There is little evidence regarding ovarian cancer risk following salpingectomy for sterilisation in women at average risk of ovarian cancer, and the extrapolation of the above evidence from women undergoing hysterectomy is complicated by the age difference between the hysterectomy and sterilisation groups. One retrospective study looking at method of sterilisation and ovarian cancer risk found excisional methods superior to occlusion.6 6 Again, the results were based on case-control data, and due to a low number of salpingectomies performed in the past, did not yield any meaningful results when trying to differentiate between partial and complete salpingectomy.

Sterilisation procedures are now generally performed laparoscopically or during a caesarean section. There are several small studies supporting the feasibility of bilateral salpingectomy at caesarean section, but larger studies are required to confirm this finding, as common-sense-based medicine would suggest an increased risk of complications due to the engorged adnexa in the peripartum period. At laparoscopy, performing a salpingectomy rather than a tubal occlusion will usually require the insertion of an additional port, more expensive consumables and a slightly longer operating time, which is reflected in the approximate $300 difference in the Medicare rebate in Australia. There is also concern regarding ovarian function after salpingectomy, although the disruption to the ovary is less than when performed during a hysterectomy. As sterilisation procedures are generally performed on a younger population, any detrimental effect on ovarian function could have a greater negative impact.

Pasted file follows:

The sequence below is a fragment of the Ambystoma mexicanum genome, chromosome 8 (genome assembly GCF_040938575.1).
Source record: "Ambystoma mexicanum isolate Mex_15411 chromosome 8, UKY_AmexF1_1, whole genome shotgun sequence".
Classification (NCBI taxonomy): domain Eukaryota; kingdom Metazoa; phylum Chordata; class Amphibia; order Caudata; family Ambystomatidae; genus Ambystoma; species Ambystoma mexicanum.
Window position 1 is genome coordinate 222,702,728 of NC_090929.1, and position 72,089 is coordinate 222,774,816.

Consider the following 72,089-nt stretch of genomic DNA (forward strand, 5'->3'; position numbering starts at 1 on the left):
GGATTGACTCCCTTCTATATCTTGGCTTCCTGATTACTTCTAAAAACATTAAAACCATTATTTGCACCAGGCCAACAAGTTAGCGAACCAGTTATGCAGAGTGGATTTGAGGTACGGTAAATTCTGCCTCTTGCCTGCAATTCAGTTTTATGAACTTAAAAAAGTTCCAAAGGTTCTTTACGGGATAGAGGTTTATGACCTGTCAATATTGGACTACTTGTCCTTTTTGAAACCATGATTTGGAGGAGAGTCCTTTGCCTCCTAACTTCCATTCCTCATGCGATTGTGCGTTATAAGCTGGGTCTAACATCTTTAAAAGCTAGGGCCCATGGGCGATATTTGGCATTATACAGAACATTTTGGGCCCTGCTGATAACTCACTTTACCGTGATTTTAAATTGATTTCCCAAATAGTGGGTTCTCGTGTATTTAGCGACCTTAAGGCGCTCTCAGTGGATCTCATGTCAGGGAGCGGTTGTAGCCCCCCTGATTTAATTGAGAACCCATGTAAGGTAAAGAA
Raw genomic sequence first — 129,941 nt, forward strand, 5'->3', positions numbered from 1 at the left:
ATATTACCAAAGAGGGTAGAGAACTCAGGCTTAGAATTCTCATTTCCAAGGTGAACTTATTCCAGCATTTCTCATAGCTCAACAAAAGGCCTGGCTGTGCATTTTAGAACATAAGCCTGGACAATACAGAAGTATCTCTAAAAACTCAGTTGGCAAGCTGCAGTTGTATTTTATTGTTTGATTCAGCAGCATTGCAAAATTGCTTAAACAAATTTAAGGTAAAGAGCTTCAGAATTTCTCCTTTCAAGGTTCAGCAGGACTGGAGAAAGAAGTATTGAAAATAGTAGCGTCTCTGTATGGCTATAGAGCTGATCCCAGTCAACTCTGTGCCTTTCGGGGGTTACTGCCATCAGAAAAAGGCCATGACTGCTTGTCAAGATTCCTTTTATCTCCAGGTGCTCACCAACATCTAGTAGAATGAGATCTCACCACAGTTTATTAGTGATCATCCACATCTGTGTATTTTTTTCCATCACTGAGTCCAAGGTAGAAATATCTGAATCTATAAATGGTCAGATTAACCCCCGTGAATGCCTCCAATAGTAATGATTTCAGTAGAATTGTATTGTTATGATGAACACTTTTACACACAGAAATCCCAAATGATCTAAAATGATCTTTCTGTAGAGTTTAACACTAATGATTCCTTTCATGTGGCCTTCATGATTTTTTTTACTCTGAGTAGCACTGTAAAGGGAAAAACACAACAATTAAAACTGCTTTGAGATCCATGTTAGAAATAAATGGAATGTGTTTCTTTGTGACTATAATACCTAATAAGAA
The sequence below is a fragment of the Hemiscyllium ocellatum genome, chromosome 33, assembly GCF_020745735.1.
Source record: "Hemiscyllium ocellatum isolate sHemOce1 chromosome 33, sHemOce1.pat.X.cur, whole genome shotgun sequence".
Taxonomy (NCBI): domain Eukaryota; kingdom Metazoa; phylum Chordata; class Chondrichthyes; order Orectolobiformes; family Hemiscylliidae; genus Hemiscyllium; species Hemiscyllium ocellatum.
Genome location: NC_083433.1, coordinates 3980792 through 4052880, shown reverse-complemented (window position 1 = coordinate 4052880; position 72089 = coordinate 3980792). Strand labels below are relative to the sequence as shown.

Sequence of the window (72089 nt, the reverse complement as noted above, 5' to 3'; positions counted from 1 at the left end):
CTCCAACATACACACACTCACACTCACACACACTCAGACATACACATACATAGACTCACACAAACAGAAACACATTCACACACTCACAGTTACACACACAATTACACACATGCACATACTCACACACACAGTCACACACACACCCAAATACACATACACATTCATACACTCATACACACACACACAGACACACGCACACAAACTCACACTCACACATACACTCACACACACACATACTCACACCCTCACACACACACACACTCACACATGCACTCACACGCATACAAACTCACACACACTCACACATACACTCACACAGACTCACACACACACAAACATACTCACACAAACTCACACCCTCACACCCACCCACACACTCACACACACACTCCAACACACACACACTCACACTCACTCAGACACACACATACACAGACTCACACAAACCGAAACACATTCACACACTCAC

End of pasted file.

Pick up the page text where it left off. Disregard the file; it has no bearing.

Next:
The current evidence makes it difficult to make a clear recommendation of salpingectomy over tubal occlusion for sterilisation. Women should be informed of the potential benefits and risks of the different procedures, including the uncertainty around the effect of salpingectomy on ovarian function. If the sterilisation is performed during a caesarean section, the theoretical risk of increased bleeding should be discussed. The potential benefits of salpingectomy should not influence the choice of contraceptive method and non-surgical alternatives, or even male surgery, should be recommended unless contraindicated. It is worth noting that even with an optimistic estimate of the reduction in ovarian cancer risk, over 300 salpingectomies would be required to prevent one case of ovarian cancer. Time will tell if the benefits warrant subjecting women to the inherent risks of surgery.


  1. Kapurubandara S, Qin V, Gurram D, et al. Opportunistic bilateral salpingectomy during gynaecological surgery for benign disease: a survey of current Australian practice. ANZJOG. 2015;55:606-11.
  2. Falconer H, Yin L, Grönber H, Altman D. Ovarian cancer risk after salpingectomy: A nationwide population-based study. J Natl Cancer Inst. 2015;107(2).
  3. Darelius A, Lycke M, Kindblom JM, et al. Efficacy of salpingectomy at hysterectomy to reduce the risk of epithelial ovarian cancer: a systematic review. BJOG. 2017;124:880–89.
  4. Idahl A, Darelius A, Sundfeldt K, et al. Hysterectomy and opportunistic salpingectomy (HOPPSA): study protocol for a register-based randomized controlled trial. Trials 2019;20(1):10.
  5. Collins E, Strandell A, Granåsen G, Idahl A. Menopausal symptoms and surgical complications after opportunistic bilateral salpingectomy, a register-based cohort study. Am J Obstet Gynecol. 2019;220(1):85.e1-85.e10.
  6. Lessard-Anderson CR, Handlogten KS, Molitor RJ, et al. Effect of tubal sterilization technique on risk of serous epithelial ovarian and primary peritoneal carcinoma. Gynecol Oncol. 2014;135:423–7.